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I have to roll database access keys often, but it's important to know which key each system is using in order to avoid unavailability. I want the systems to report that without exposing the key itself, of course.

I'm using randomly-generated 512-bit keys, and from each key I'm planning to make a 32-bit hash. I only need to compare a handful of keys each time, so it's ok to have $1 - \frac{1}{2^{32}}$ of comparison confidence (which gives more than 99.99999%).

If the attacker sees the hash and knows the key size, he/she can filter out keys that produce a different hash. However, he/she will still have $2^{480}$ keys to brute-force access the database.

Does that make sense or is there a better solution? If this will work, which hash function should I use for the 32-bit hash? CRC/Checksum/something else?

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  • $\begingroup$ Any reason you don't list truncating a cryptographic hash function like SHA2 down to 32 bits as an option? I ask since you mention collision-resistance and preimage-resistance in your tags and crypotgraphic hash functions provide both. $\endgroup$ – puzzlepalace May 2 '16 at 18:22
  • $\begingroup$ Thanks, there's no special reason. How truncating works? Just remove the unwanted bits? I added the tags to call attention of hashing experts. $\endgroup$ – fernacolo May 2 '16 at 18:26
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    $\begingroup$ Yes truncation means take the first 32 bits of output from the hash function (or the last 32 bits, it doesn't really matter as long as you are consistent). In the case of SHA2 the output is 256 bits, in general most cryptographic hash functions output at least 128 bits. $\endgroup$ – puzzlepalace May 2 '16 at 18:39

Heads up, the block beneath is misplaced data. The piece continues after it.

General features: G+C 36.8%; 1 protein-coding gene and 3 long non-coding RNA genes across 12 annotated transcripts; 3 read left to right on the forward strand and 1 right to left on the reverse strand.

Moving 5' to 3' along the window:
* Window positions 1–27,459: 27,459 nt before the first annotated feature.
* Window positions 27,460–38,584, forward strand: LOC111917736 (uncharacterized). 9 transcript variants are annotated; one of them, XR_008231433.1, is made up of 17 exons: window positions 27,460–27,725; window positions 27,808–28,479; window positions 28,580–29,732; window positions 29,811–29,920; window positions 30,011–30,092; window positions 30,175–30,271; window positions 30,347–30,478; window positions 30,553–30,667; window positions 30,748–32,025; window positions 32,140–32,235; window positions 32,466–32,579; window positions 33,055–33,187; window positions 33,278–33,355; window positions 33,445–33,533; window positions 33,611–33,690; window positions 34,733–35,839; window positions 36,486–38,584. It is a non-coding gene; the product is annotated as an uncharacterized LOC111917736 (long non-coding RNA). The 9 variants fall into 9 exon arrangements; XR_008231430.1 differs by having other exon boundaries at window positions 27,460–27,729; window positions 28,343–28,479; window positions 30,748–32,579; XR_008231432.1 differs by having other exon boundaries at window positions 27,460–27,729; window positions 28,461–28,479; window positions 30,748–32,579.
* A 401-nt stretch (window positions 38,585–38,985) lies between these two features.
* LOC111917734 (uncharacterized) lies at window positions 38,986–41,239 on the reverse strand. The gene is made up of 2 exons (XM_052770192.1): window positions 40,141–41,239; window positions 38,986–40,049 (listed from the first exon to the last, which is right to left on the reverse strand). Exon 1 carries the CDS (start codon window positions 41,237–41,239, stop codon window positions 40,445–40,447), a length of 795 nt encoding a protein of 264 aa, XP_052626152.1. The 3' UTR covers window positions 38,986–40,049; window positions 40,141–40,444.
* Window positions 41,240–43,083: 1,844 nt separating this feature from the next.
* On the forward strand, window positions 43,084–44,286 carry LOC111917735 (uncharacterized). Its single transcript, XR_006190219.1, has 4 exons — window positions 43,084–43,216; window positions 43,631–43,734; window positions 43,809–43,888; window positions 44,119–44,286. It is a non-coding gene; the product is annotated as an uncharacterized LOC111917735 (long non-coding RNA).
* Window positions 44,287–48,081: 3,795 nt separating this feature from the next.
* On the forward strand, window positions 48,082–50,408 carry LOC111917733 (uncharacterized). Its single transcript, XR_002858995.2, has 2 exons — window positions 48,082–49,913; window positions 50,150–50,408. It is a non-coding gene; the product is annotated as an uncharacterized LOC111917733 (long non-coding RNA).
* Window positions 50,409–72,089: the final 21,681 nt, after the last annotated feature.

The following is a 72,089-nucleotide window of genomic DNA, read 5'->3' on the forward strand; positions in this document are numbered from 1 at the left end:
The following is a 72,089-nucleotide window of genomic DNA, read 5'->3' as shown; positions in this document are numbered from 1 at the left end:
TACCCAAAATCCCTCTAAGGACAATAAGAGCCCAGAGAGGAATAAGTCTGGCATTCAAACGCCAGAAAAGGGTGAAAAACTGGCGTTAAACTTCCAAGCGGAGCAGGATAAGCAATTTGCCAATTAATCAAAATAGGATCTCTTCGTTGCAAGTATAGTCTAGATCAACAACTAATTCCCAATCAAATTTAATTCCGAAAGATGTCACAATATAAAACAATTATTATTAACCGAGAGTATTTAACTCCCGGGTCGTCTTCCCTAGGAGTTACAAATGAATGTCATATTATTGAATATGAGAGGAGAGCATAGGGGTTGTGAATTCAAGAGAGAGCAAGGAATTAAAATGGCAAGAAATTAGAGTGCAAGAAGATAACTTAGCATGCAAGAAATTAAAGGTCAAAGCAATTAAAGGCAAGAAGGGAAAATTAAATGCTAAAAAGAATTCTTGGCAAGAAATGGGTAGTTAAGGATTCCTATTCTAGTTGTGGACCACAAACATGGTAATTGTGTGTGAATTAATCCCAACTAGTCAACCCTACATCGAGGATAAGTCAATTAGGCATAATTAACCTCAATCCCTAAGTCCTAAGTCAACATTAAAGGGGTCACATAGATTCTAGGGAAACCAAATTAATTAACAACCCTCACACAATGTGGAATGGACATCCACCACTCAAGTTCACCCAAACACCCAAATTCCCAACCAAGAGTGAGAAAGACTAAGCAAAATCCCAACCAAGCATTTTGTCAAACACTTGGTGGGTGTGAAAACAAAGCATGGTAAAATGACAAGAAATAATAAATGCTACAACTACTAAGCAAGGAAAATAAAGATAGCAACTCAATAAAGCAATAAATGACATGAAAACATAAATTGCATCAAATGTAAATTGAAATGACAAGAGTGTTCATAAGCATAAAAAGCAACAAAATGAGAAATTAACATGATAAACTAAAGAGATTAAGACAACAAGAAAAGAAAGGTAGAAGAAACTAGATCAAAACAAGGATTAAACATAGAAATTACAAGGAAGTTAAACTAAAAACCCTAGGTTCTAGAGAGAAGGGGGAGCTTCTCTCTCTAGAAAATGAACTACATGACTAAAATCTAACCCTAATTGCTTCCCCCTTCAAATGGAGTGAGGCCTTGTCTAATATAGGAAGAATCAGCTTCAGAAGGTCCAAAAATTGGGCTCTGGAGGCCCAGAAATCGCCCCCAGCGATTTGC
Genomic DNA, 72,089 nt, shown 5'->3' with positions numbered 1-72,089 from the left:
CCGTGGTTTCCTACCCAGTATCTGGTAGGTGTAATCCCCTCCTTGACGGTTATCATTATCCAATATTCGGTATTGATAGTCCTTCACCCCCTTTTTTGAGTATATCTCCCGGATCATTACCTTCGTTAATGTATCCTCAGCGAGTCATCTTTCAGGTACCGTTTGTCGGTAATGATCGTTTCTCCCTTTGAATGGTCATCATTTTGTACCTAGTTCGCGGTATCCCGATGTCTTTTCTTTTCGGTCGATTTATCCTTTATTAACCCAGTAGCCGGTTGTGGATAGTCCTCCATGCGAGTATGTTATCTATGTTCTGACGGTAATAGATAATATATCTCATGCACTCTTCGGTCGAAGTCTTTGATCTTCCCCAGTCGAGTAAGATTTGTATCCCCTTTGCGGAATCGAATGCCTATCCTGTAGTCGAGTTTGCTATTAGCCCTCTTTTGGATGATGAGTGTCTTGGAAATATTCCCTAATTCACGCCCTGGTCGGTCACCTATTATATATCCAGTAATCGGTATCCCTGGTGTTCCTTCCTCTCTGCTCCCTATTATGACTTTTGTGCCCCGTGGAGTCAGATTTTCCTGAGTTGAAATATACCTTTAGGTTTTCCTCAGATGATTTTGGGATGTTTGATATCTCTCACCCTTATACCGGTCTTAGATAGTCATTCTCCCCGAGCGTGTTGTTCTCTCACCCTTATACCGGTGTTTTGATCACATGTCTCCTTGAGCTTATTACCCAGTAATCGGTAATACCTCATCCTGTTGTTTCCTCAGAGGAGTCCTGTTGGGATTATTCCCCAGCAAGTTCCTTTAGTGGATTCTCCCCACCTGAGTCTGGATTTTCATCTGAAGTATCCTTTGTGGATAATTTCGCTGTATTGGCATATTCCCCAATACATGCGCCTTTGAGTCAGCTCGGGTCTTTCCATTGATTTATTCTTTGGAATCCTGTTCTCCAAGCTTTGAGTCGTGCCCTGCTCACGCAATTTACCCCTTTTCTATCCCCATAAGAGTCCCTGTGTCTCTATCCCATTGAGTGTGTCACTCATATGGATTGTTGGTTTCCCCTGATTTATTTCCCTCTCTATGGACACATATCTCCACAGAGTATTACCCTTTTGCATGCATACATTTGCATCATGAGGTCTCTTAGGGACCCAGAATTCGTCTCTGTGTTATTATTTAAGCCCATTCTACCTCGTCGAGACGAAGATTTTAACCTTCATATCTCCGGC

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    $\begingroup$ @puzzlepalace, with 32-bits of output you'd see a collision after $2^{16}$ outputs anyways (very likely) so why bother with a crypto hash? Beyond that the usual issue with pre-image resistance is to find a pre-image and not the pre-image which would require an insance amount of work anyways here (after all you can't get a 512-bit entropy value compressed down to 32-bit anyways). The only advantage of SHA-2+truncate would be extensibility for the point where the OP wants to expand from 32-bit away which is trivial with truncation. $\endgroup$ – SEJPM May 2 '16 at 19:37
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In general, you never want to use CRC/weak checksum for any computations on secret material (like keys). CRC is a linear function and by showing CRC of a key, you reveal a lot of equations that hold among the key bits. This is equivalent to showing the same number of bits of the key as the length of the checksum.

The proper way of doing it has been suggested by @puzzlepalace: Take a cryptographic hash function (like SHA-2), compute the hash of the key and take only 32-bits of the digest.

Key fingerprint of 32-bits may be too small: if you have ~2^16 keys, you will get different keys that give the same fingerprint. You need to take this into account when designing your system.

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